Tuesday’s Neosho City Council meeting began with controversy and ended with controversy.
Former councilwoman Heather Bowers opened the meeting in visitors business by announcing she would be bringing an ethics complaint against Mayor Richard Davidson and city attorney Steven Hays for their actions in removing her from the council in 2011.

“When I was removed there was no ordinance to remove me, no council action,” claimed Bowers. “Steve Hays, our city attorney, sent the email at the direction of Mayor Davidson alone and no one else.”

While providing a poster board presentation to those in attendance, Bowers asserted that emails she received through a public information request document no communication with the council about her removal, on the morning after she missed her third consecutive council meeting.

She also claimed there is no documentation for the services of attorney Duane Cooper, hired by the Davidson and Hays for the city that week.

“I am told that as of last Friday, that they have no financial records, that he did it pro bono, but they have no contact with him, it’s like he showed up out of thin air,” she said. “I would like the council to investigate that.”

Bowers added that she had given Davidson 15 minutes notice prior to missing some of the meeting, though that information was not provided to the council. She said his interference violates the Charter, and asked council to look at that and then act.

“Because back then, Hays and Davidson were the judge of the qualifications and the grounds for my forfeiture of office, not the actual council,” she said.

Bowers also charged that the mayor gave email directives to other council members regarding the proposed TIF and the TDD, amounting to public meetings behind everyone’s back.
By being removed from office at 5 p.m. on that April 6, Bowers said she was precluded from attended the state audit meeting at 6 p.m. for an audit that she had initiated.

As Bowers began to address Facebook postings, she was apprised that she had doubled her allotted five minutes, to which she responded, “I’ll be back to discuss this.”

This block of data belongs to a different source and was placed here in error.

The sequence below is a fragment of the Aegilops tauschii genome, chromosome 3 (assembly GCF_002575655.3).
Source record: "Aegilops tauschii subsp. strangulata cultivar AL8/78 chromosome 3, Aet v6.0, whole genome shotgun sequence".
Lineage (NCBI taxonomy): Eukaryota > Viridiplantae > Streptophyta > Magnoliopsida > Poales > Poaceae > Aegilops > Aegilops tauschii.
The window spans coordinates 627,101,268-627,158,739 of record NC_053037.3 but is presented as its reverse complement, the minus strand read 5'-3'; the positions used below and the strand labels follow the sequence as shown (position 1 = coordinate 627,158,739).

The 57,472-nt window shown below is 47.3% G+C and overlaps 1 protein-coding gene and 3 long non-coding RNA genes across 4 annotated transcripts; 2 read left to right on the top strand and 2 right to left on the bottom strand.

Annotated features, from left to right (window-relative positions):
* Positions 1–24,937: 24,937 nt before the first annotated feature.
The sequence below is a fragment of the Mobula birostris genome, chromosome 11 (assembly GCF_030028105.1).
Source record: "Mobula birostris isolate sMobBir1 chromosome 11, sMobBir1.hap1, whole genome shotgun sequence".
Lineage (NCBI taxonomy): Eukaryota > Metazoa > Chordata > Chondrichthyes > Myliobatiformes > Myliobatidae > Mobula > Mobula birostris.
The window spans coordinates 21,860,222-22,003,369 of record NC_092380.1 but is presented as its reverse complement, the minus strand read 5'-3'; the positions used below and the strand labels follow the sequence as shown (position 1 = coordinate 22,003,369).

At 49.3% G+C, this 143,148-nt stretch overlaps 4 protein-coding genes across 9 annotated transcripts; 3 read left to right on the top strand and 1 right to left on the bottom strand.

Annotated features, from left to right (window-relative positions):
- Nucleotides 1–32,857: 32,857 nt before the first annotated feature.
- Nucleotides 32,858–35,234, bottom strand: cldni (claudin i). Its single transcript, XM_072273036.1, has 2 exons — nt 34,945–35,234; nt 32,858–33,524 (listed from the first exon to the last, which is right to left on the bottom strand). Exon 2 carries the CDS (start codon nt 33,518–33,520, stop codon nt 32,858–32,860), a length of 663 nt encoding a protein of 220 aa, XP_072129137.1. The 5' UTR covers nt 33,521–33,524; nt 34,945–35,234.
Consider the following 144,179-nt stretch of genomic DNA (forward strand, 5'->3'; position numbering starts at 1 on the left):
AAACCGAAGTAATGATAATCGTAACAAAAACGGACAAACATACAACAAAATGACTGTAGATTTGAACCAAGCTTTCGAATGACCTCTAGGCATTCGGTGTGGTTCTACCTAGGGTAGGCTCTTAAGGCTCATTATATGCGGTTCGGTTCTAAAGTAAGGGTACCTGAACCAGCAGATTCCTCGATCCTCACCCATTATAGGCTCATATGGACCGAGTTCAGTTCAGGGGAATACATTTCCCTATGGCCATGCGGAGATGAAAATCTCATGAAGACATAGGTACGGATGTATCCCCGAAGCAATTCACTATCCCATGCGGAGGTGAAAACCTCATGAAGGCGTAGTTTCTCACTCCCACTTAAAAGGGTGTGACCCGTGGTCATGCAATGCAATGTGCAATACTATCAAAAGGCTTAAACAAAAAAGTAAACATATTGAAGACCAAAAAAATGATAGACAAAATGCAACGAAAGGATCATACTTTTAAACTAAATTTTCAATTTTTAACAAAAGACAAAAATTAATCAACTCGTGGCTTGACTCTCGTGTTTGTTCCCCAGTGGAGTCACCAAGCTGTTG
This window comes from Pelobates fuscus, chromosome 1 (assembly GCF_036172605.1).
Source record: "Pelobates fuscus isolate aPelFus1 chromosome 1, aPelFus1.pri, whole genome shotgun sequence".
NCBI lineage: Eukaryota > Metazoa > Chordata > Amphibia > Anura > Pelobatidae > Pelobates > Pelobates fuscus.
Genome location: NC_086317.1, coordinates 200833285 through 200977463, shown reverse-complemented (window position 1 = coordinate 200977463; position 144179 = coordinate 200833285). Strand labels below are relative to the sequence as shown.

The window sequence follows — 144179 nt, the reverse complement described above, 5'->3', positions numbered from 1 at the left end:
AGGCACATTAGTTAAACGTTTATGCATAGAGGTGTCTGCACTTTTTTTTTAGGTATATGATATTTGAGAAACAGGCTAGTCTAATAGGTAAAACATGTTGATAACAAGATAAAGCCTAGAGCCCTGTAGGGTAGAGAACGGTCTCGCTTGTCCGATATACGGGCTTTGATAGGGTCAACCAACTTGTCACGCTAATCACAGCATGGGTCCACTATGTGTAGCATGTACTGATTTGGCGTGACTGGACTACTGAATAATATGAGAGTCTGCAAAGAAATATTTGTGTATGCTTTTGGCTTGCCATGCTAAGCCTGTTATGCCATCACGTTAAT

Following the meeting, Davidson responded that he was unable to see the presentation to the gallery, and is not in full understanding of the allegations. He argued with Bowers’ assessment that he removed her from office, or that her removal was improper.

“If you miss three meetings in a row, the charter says, quote, ‘Shall be removed.’ It doesn’t say, ‘Go to the council,’ it doesn’t say, ‘Get a vote of the council.’”

Regarding the hiring of the attorney Cooper, who presided over Bower’s hearing, Davidson advised, “If you go back and look at the minutes from April 2011 of that meeting, the council voted to hire Mr. Cooper to preside. The council also then voted on whether or not to excuse her absences, and they voted not to excuse her absences.

“So Mr. Cooper came on with the consent of council, the council did address her absence and voted not to excuse it, and the charter language at that point said, ‘Shall be removed.’ As far as directing Mr. Hays to send a letter, that doesn’t come from me. Mr. Hays acted based on the charter and that’s what he did, and three years later those questions come up, that’s what happened.”

Davidson stated that the city remains committed to doing things the right way.

“Following the law to the ‘T’, treating every citizen the same way regardless of your last name, your occupation or your position, and we will continue to move the city forward with what we have to do to make Neosho a better place to live, work and raise a family,” he said.

At the close of the meeting, city clerk Nora Houdyshell’s request for council to approve paying her legal fees to defend against a lawsuit filed against her for doing her job brought some heated discussion. Houdyshell’s request for approval to revise open records policy and to provide direction for current Sunshine Law requests also developed into extended debate. Those issues, and the others to come before council Tuesday, will be forthcoming in the Neosho Daily News.